The Russian Fighter

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His smirk was devilishly sly. “Vy mozhete ukusit’ menya v lyuboye vremya, simpatichnaya devushka.” You can bite me any time, pretty girl. This is Korina Volkov's first encounter with Maksimillian Nikolaev, a Russian fighter for the Bratva. He's charming and persistent, but Korina wants nothing to do with him. She's a girl with dark secrets, a thief forced to steal to uphold a debt with the Dom of the Russian Brotherhood. Boris Sokolov. The father of her fiancé, Erik. Despite her future with another boy, Maksimillian chases. He wants her. He's adamant about stealing her heart. But soon Boris returns with Korina's past, and a deal that can set her family free from the chains he cast upon them. In order to save her family she'll reach further into the mafia's madness, tangled in a mess of lust, love, deception and the hunger for Maksimillian that will result in giving up being a thief and welcoming a new role.

Romance / Erotica
Envy Black
4.9 15 reviews
Age Rating:

The Russian


We were late for school, racing across the street like a pack of wolves. Not only had we woken up a hour past, but the electricity was cut off down our entire street. Last night a thunderstorm struck, apparently, and wiped out the post lines. None of this helped me as I lived with ten people, and are wrestling to get to the only two bathrooms in the house, needing to brush my morning breath and take a shower to start the day.

"Come on," my cousin, Nina, shouted at me from across the crosswalk. "Everyone is already in school. Mrs. Murray is going to have our heads!"

I rolled my eyes. My cousin can be over dramatic when it comes to her school attendance, whereas I could care less. My GPA gave me enough coverage to skip a few weeks, and only drop to a A minus.

The late bell rang for the second time, and all four of us made haste inside the tall, elite building that was our school, Venice High, looming over us and stretching as far as the heavens.

Together me and my cousins rushed into our English IV class with Mrs. Murray. Students were already seated, conversing as the teacher faced the chalkboard, writing the objective for this week.

She turned to observe us, her eyes accusative.

"Stupid alarm clock." I cursed under my breath, trying to untangle my golden ringlets pressed in a tangle down my spine. I didn't get the chance to brush my hair, because my Aunt Lesya took the fucking thing with her to work!

As we disrupted her class with our entrance we each apologized and took our seats as quietly as the silence in the room allowed. I tried to keep my head down in attempt to avoid the accusing glare of my mom's best friend.

The one thing I loathed more than anything was attention, and she knew this.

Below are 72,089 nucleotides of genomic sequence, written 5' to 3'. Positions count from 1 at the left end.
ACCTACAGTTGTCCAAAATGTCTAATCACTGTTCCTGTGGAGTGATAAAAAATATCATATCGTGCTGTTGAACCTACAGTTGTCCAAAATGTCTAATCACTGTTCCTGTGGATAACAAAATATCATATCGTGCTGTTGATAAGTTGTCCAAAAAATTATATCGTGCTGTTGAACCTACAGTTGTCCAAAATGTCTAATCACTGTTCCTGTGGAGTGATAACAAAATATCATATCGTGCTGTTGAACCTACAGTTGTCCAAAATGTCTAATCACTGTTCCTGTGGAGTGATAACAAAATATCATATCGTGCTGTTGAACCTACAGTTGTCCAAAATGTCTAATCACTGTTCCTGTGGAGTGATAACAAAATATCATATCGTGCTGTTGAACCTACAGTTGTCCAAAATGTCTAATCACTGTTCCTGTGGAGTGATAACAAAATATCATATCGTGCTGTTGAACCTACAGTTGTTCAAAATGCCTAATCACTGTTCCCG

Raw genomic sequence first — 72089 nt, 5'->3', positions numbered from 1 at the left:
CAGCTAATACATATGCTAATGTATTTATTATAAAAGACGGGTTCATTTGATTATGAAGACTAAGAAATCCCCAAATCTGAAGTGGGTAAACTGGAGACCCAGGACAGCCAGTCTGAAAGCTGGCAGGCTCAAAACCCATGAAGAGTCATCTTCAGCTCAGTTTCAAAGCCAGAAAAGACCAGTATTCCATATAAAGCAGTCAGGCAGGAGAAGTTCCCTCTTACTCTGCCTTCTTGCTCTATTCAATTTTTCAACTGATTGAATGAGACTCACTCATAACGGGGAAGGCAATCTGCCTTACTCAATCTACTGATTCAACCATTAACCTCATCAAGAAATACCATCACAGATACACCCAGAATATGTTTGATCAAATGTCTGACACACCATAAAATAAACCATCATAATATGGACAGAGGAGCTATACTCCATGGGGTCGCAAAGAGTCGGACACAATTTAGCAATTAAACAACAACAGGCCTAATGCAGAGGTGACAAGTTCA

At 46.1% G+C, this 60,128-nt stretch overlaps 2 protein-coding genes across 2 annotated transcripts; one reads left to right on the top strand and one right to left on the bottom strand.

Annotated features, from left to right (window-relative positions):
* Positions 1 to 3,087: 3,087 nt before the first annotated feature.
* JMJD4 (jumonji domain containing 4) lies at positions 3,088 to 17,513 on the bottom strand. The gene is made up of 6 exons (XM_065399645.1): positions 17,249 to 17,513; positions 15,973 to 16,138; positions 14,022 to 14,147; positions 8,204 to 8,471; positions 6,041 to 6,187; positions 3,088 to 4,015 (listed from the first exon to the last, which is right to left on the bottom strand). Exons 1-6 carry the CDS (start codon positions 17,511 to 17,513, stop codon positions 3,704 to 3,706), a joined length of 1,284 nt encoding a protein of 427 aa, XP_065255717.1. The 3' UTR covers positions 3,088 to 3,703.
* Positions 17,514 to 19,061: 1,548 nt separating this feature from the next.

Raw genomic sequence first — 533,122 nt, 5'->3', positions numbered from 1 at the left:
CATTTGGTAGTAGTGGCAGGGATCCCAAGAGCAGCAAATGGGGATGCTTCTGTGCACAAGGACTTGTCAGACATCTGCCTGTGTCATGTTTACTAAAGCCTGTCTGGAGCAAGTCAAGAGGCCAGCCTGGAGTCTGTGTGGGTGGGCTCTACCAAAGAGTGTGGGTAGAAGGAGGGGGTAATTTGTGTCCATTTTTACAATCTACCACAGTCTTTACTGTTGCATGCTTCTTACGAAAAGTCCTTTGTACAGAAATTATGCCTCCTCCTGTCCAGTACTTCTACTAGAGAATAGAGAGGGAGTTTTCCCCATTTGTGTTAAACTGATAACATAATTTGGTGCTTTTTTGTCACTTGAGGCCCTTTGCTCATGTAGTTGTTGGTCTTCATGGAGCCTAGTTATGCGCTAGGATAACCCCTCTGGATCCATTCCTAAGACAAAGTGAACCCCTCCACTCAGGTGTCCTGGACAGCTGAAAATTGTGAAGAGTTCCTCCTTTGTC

Mrs. Murray was like a sister to my mother during their years of high school since the last time she spent her teenage years here in Los Angeles. Why she left I don't know, but she doesn't like to talk about it.

I always wondered why. Who wouldn't want to talk about the town where you met your first, and only, love?

"Korina," Mrs. Murray announced, drawing the eyes of my classmates. "What on earth has you and your siblings late this morning?" She raised a brow. "That's not a normal character of yours."

"Alarm clock didn't go off," I said with a shrug. "The storm last night took out our power. Won't happen again, miss."

"See that it doesn't." She pointed a finger at me with a friendly glare before waving me off. "Take your seat, and never call me that." She shuddered. "Makes me feel old."

I giggled and started toward my seat like she instructed me. Upon locating my spot I stopped. There were two boys sitting in Nina and I's section.

What the fuck? Who the hell are these guys?

One wore a gray beanie with his back to me. I caught a glimpse of fair hair tucked under the hem, sticking out against his neck. He had broad shoulders encased by a gray V-neck and dark jeans and a navy blue hoodie.

The other beside him had his feet crossed over the long table with a bored expression on his sharp face, slouched in the chair with his head tilted backwards keeping his eyelids sealed. He appeared to be engrossed in the deep conversation with the row of jocks and cheerleaders behind him. His ears listened and head nodded ever so often with a dimpled smile.

Wow. His smile was gorgeous.

Focus, Korina!

I cleared my throat. "That's my seat."

The boy with the beanie turned when he heard me speak. He was about my age with hazel eyes as silky as honey. His face was all sharp angles and planes; a scar long faded, dragging in a white strip alongside his right eyebrow.

He smiled up at me. "You must be Korina," he said and lent out a gloved hand. "I am Aleks. Short for Aleksandr."

I didn't shake his hand.

"You are in my seat," I repeated.

"You said that already," the boy beside him voiced, a profound Russian accent.

The undertone sent a chill to break out on my skin. Like smooth velvet sent to freeze. My hands curled around my books in my arms as I studied him.